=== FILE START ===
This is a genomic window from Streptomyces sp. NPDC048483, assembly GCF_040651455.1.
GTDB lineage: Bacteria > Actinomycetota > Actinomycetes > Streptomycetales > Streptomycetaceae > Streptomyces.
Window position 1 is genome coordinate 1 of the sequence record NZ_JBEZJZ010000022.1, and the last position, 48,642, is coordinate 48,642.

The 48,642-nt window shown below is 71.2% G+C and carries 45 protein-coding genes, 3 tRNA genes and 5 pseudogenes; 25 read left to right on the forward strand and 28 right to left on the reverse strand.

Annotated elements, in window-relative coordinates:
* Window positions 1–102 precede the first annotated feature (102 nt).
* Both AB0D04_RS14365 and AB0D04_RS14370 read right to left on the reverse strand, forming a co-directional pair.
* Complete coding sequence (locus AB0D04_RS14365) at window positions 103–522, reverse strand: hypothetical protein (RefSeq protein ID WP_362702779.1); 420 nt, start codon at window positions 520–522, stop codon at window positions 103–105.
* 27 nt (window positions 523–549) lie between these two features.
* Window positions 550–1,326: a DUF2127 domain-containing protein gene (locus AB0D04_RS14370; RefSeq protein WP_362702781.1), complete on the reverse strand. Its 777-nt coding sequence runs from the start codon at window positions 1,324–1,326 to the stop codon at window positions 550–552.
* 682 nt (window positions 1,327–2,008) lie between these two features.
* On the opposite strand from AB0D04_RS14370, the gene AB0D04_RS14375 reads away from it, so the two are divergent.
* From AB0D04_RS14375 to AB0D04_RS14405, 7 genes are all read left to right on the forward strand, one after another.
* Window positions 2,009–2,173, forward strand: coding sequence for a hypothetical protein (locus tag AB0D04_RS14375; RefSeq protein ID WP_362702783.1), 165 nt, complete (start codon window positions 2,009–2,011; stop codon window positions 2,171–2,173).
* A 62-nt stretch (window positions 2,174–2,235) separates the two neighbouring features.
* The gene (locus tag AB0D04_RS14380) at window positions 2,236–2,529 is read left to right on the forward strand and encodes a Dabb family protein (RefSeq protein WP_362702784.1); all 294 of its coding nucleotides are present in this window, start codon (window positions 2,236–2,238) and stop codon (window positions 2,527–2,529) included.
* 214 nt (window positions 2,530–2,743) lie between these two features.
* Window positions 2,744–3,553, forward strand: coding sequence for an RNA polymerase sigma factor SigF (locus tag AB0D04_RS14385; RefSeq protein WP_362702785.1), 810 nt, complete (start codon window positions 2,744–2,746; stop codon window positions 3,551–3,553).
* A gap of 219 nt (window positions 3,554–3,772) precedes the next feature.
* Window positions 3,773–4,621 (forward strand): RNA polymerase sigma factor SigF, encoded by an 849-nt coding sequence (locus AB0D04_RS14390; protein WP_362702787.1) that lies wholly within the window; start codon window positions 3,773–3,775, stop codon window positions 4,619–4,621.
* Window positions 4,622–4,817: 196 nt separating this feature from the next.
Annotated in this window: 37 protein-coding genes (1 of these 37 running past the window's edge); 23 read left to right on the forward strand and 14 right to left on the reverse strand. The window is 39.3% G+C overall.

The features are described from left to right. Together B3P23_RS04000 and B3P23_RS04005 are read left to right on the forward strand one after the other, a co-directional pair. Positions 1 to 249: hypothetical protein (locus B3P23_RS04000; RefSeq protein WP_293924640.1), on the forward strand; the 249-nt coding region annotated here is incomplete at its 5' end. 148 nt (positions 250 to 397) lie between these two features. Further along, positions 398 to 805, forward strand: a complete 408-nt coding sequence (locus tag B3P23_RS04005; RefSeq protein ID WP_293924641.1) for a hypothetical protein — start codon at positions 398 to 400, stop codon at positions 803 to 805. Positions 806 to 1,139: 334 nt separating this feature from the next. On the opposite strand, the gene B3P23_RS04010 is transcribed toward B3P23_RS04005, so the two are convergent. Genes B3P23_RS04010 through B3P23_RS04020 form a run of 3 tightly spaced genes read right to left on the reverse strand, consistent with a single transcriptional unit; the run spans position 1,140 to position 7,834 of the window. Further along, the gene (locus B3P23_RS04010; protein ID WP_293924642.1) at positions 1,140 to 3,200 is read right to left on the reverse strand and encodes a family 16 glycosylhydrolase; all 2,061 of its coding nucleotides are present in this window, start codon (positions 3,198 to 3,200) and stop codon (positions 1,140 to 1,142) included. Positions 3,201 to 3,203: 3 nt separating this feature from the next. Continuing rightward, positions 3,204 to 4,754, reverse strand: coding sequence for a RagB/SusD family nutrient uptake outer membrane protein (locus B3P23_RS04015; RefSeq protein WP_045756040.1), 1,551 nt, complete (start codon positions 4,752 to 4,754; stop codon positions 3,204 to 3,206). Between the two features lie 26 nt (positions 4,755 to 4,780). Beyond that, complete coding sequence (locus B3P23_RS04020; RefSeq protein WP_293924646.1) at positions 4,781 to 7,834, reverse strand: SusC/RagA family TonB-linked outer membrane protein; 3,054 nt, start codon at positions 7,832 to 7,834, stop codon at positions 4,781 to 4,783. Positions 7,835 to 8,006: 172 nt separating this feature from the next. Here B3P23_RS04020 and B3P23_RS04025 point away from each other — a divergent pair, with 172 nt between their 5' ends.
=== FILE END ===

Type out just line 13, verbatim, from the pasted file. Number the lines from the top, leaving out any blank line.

* From AB0D04_RS14375 to AB0D04_RS14405, 7 genes are all read left to right on the forward strand, one after another.